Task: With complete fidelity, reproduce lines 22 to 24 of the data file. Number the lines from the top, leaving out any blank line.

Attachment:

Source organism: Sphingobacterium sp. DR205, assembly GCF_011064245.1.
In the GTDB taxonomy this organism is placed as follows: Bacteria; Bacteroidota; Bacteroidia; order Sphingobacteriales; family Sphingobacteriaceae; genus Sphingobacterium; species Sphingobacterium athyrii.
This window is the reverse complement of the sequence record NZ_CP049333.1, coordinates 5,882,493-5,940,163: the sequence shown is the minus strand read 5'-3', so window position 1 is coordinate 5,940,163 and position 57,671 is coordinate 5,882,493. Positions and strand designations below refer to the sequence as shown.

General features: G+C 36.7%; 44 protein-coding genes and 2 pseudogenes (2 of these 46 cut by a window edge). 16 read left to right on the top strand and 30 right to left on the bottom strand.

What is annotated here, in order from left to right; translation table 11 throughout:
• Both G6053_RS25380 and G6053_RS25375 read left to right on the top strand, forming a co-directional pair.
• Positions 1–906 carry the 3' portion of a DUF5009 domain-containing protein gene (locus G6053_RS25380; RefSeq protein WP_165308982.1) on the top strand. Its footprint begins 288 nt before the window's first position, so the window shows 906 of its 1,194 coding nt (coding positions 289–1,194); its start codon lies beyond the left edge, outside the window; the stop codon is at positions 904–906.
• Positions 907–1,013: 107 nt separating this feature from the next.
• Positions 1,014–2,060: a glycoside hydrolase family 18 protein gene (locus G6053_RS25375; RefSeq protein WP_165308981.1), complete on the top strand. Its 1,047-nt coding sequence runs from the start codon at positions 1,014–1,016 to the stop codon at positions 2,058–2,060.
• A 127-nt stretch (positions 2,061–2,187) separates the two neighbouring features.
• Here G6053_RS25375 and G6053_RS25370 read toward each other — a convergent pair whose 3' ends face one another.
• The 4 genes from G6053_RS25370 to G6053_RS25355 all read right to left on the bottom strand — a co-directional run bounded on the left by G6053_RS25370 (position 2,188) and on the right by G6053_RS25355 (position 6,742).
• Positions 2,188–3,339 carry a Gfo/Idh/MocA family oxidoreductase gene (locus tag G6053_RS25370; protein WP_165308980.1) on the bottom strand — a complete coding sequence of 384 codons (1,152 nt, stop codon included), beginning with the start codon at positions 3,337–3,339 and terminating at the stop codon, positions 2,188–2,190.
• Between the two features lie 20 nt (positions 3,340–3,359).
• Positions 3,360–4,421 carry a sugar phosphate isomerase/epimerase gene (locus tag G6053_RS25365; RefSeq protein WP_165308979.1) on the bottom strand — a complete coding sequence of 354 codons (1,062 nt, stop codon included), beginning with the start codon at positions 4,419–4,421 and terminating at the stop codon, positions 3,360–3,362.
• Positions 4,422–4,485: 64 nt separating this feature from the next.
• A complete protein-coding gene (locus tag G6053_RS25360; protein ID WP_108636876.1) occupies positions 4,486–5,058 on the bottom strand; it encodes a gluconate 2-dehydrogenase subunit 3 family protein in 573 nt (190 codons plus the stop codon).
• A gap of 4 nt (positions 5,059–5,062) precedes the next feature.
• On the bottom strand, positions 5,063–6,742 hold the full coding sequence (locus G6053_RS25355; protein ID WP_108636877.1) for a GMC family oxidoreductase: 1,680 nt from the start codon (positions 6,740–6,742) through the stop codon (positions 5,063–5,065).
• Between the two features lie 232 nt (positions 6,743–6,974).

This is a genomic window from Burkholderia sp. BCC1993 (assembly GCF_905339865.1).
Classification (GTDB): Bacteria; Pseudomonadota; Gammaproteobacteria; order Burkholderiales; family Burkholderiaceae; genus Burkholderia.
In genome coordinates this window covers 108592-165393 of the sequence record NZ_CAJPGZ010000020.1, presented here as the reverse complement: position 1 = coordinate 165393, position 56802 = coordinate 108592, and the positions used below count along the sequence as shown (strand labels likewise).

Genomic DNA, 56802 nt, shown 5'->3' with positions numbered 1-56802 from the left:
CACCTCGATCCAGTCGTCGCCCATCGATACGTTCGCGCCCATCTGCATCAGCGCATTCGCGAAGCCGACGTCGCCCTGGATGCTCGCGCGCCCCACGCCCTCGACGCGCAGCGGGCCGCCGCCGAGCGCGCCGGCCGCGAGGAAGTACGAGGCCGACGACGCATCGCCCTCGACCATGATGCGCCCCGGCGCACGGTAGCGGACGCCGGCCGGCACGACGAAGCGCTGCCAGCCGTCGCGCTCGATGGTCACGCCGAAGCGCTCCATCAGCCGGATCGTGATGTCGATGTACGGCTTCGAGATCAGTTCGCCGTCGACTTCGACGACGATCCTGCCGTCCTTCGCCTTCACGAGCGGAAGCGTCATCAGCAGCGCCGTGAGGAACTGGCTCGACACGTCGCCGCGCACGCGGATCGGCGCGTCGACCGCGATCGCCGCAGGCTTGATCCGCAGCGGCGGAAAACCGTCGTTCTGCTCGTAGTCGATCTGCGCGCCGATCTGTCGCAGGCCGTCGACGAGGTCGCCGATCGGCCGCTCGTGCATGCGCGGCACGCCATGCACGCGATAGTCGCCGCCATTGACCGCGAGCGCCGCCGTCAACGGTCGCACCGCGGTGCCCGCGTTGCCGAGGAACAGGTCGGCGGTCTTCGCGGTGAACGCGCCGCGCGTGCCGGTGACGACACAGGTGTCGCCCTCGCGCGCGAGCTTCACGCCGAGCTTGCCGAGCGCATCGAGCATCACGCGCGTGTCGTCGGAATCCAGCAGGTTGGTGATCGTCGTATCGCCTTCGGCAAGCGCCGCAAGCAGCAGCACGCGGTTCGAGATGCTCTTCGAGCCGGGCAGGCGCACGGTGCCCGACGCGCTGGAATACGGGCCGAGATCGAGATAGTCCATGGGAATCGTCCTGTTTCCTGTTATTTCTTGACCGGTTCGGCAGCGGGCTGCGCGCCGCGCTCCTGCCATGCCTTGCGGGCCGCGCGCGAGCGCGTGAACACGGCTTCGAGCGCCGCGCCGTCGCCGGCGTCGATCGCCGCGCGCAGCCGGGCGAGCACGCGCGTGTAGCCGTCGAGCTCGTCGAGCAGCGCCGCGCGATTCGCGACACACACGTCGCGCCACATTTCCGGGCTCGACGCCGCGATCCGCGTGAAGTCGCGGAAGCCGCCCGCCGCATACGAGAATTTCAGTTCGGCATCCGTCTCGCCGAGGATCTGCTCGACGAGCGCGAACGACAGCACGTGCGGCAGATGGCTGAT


Classification (GTDB): Bacteria; Pseudomonadota; Gammaproteobacteria; order Burkholderiales; family Burkholderiaceae; genus Burkholderia.
In genome coordinates this window covers 108592-165393 of the sequence record NZ_CAJPGZ010000020.1, presented here as the reverse complement: position 1 = coordinate 165393, position 56802 = coordinate 108592, and the positions used below count along the sequence as shown (strand labels likewise).

Genomic DNA, 56802 nt, shown 5'->3' with positions numbered 1-56802 from the left: